It’s hard to relate to news occurring on the other side of the world, despite the media coverage and talking heads analyzing grand themes like the future of NATO and the price of gasoline. Such it is with the Russian invasion of Ukraine. We know its importance from an intellectual perspective, but on an emotional level, for many of us it’s just a regrettable thing, happening to innocent people, in a faraway place.
We talk about it, we send money in relief and we rue the ordeal ordinary individuals must face at the hands of a tyrant pursuing an evil agenda all his own. As yet, it hasn’t necessarily struck us where we live.
It will. The world is a dangerous place. It just got more dangerous still.
Over the last few days, I’ve been pondering my own growing emotional engagement with the Ukraine invasion. My paternal grandfather, Jacob Drimer, was born in 1890 in Czernovitz, Austro-Hungarian Empire. Until a few days ago – reminded by my youngest daughter living in Europe – I had forgotten Czernowitz is now in the Ukraine. My daughter’s text was a wakeup call. Just yesterday, my French cousin texted that Jacob’s sister was born in Kolomiya, and her husband was born in Sziget. Our great-grandmother was born in Rohatyn, near Lviv. These were long forgotten names inscribed in a dusty notebook that holds the family history. Now they are “strategic objectives” and the subjects of hourly news updates.
Historically, the Ukraine was an inhospitable place for Jews. It’s where the horrific Babi Yar massacre by the Nazi SS of 33,000 Jews and others over just two days in 1944 took place. Approximately one million of the country’s Jews died during the World War. After the Fall of the Soviet Union, many Jewish Ukrainians emigrated to Israel.
Many thousands remain, and it remains one of the world’s largest Jewish communities. The capitol of Kyiv is the home of approximately 110,000 Jews; there are at least six synagogues. (Only pronounce the city like “Keeve,” it’s the Ukrainian transliteration; the more common “Kiev,” pronounced “Key-ev” is the Russian pronunciation. For good reasons, it should be shunned.)
Today the president of Ukraine is a Jew, trained as an attorney, who was a comedian and actor before becoming a producer and a reformist voice in Ukrainian politics. He won the presidency with a runoff landslide – despite virulent antisemitic attacks – and his party swept to legislative power shortly thereafter. Now Mr. Zelensky is faced with a crisis he had hoped to avert (a major campaign plank was to defuse increasing tensions with Russia and the country’s Russian ethnic-minorities).
He has impressed the world with his courage and aplomb, his defiance and resilience. He has proved himself an inspirational leader in the face of an existential crisis. I impute the Russians didn’t bargain for the resistance they are facing from the Ukrainian army and the citizenry, who have signaled their willingness to fight a guerrilla war if necessary, against one of the best-equipped armies in the world. In Twelfth Night, Shakespeare wrote “Some are born great, some achieve greatness, and some have greatness thrust upon ’em.” I impute Mr. Zelensky is of the latter grouping; but he answered history’s call.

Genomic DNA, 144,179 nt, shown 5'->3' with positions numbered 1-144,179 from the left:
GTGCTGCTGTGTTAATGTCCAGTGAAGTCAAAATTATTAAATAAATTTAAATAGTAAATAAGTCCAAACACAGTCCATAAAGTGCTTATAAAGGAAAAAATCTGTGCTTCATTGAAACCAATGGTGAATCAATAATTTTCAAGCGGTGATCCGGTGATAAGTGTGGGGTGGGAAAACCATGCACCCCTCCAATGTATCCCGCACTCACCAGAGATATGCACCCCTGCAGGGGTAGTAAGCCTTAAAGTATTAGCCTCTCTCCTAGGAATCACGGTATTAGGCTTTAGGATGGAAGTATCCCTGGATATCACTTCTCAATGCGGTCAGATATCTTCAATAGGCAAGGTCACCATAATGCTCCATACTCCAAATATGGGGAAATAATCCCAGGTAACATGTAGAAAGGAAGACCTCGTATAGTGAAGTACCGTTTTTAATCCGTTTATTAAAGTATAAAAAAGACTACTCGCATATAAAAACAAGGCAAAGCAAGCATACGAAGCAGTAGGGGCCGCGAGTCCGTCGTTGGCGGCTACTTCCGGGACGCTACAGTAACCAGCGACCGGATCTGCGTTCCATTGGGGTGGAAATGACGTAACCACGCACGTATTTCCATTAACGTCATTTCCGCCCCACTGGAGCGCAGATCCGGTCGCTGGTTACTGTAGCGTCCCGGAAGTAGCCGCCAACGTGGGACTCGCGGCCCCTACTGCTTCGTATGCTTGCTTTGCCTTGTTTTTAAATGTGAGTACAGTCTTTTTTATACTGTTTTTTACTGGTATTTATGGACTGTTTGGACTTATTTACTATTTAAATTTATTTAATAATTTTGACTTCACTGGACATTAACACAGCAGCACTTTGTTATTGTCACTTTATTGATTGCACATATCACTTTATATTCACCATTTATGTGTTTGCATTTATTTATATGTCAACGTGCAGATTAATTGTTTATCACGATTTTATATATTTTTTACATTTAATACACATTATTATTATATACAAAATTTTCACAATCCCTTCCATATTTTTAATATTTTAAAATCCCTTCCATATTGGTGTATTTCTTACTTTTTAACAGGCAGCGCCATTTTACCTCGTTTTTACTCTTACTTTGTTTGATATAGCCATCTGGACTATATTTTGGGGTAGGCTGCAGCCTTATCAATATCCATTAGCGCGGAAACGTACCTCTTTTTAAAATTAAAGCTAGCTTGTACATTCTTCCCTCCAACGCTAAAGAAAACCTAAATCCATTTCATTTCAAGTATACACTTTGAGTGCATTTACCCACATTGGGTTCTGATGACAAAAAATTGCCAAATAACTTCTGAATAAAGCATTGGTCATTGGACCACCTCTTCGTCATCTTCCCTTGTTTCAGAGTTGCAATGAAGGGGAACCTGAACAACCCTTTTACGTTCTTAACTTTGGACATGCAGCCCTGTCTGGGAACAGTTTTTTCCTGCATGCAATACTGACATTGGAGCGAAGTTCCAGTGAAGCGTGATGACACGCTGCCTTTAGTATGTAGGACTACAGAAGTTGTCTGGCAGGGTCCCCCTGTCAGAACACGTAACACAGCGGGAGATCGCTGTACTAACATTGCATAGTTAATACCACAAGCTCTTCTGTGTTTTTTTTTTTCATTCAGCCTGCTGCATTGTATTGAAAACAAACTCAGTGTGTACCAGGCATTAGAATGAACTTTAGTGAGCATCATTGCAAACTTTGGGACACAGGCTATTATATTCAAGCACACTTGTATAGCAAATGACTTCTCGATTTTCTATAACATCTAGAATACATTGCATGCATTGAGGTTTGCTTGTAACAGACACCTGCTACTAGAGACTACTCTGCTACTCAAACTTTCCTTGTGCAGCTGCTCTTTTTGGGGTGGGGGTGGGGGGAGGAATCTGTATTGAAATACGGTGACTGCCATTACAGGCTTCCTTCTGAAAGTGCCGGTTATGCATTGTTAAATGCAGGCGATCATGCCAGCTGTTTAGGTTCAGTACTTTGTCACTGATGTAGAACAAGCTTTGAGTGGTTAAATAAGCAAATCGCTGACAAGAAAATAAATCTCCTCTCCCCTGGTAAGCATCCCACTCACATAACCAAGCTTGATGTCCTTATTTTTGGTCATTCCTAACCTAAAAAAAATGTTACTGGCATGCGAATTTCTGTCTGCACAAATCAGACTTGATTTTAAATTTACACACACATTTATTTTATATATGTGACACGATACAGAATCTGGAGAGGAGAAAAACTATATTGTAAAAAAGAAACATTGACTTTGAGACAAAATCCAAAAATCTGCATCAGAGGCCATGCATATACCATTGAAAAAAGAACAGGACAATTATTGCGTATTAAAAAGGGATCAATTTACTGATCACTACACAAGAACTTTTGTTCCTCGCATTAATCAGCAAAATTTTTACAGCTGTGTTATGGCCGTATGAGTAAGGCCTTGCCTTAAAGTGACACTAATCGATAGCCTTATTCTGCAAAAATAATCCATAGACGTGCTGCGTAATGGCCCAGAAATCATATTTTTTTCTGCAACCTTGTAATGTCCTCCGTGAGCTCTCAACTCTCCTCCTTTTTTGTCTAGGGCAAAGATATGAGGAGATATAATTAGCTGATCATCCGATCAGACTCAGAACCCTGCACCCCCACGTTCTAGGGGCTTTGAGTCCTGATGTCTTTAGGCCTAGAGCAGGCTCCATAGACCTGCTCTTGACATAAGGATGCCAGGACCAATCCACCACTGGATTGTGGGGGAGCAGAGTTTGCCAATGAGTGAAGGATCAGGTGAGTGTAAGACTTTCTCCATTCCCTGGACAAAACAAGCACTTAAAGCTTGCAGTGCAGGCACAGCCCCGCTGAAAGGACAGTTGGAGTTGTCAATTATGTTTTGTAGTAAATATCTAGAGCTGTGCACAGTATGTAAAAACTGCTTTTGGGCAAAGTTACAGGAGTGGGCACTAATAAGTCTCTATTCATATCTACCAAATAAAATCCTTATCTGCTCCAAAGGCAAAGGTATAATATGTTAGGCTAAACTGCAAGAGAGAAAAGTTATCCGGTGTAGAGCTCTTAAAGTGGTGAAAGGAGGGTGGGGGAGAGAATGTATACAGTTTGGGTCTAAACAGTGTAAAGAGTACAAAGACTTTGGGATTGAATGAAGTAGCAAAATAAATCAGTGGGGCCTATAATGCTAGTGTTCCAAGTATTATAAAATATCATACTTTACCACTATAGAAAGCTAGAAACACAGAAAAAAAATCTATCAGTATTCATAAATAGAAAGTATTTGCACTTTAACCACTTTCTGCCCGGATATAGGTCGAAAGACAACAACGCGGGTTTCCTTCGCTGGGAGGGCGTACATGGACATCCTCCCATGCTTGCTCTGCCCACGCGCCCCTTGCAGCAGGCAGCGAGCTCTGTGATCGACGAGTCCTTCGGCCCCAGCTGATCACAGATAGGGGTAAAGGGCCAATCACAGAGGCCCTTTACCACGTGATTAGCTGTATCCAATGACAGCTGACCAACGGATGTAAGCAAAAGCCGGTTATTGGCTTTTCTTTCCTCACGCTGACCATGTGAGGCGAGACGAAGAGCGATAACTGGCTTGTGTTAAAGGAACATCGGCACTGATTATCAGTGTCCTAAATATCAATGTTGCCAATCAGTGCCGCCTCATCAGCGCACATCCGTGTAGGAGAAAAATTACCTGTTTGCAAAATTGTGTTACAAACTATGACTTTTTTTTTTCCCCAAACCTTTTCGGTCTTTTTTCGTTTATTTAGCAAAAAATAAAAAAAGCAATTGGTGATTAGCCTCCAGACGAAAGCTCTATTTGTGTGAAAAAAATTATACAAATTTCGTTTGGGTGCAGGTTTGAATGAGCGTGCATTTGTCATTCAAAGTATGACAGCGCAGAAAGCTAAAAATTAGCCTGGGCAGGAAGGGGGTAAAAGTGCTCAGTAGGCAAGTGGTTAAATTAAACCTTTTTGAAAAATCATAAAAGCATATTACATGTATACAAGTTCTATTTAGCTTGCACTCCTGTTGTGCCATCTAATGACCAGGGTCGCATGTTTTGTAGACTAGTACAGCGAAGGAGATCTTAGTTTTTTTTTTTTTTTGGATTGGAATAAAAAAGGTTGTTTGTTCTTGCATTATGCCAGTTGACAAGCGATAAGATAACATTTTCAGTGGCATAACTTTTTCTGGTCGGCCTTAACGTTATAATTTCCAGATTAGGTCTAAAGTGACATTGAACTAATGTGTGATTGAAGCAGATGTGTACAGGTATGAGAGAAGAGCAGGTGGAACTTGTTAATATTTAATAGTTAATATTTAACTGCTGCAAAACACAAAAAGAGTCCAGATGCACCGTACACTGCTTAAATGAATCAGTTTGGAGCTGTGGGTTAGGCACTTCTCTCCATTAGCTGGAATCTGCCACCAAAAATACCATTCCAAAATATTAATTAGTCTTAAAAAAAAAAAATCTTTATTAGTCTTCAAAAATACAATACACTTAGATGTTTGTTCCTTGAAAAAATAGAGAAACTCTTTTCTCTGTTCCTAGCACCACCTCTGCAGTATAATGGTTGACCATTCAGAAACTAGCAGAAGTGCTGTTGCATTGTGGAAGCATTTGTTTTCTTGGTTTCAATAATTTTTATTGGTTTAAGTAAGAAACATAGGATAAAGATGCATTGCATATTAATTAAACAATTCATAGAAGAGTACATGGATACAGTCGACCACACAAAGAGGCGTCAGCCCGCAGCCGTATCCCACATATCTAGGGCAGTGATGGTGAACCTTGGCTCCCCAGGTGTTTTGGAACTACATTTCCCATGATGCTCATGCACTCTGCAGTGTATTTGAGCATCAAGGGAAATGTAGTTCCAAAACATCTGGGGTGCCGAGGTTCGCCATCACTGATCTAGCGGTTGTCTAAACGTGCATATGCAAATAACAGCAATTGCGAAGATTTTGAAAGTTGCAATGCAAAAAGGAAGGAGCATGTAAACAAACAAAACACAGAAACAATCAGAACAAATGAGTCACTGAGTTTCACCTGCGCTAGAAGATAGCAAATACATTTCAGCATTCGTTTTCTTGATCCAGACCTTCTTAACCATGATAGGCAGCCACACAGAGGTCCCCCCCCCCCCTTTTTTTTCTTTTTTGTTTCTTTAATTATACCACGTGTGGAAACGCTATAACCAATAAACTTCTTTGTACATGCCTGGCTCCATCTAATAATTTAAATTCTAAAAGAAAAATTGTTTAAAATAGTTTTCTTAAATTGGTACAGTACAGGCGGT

Volodymyr Zelensky‘ s grandfather was one of four brothers, three of whom were killed by the Nazis. My grandfather, who came here in 1912 for an extended visit, was forced to stay because war broke out in Europe, met my grandmother Bella through their local Zionist clubs, married and never left. Later, he lost his entire family in the Holocaust. As with all Jewish stories of that era, the destiny of a generation hinges on small but profound acts or seemingly meaningless incidents. Though it never occurred to me until now, the general circumstances of my life story and Mr. Zelensky’s would not be that different were it not for the vagaries of fate.
The impact of the invasion on the Jews of Ukraine is – and will continue to be – a tragedy which will likely resound for decades to come. There have been many casualties, there will be more, and homes and neighborhoods have been destroyed. Attacks on non-military targets is criminal under international law, but that has not stopped the Russian invaders. Russia fulfills 40% of the energy needs of Europe. The entire continent is wracked by anxiety about “energy insecurity.” One reason Pres. Biden is reluctant to choke off all Russian energy imports is the political impact of $7 per gallon gasoline at the pumps.
Ukrainian officials have reached out to Israel to lead diplomatic efforts to effect a ceasefire. But many in Ukraine and elsewhere believe Putin’s thawed relationship with Israel and the Jews in recent years is a false flag. It’s feared if the end of hostilities results in a puppet government where Russia pulls the strings, the same antisemitic sentiments sweeping Europe will continue to accelerate in Ukraine.
According to reporting by Gabe Friedman in The Jewish News, Israel is preparing for increased immigration from the Jews of Ukraine, primarily through the Jewish Agency for Israel, a quasi-governmental body that promotes and assists Jews in making aliyah. Another agency is Nativ, which is similar but focuses solely on Jews from the former Soviet Union. Additional support has come from the Fellowship of Christians & Jews, which helped fly 100 Jews out of Ukraine, last weekend.
No one knows if the U.S. and its allies’ tough talk and dramatic economic sanctions will impact Putin to end the conflict. His nuclear saber-rattling is ominous, indeed. It’s highly likely he anticipated anything the international community could do and nothing dissuaded his plans. The outlook for Ukraine, and Ukrainian Jews, is grim.
If it seems like everything and yet nothing has changed for the Jews of Europe and Ukraine over the last 77 years, you’re not entirely wrong.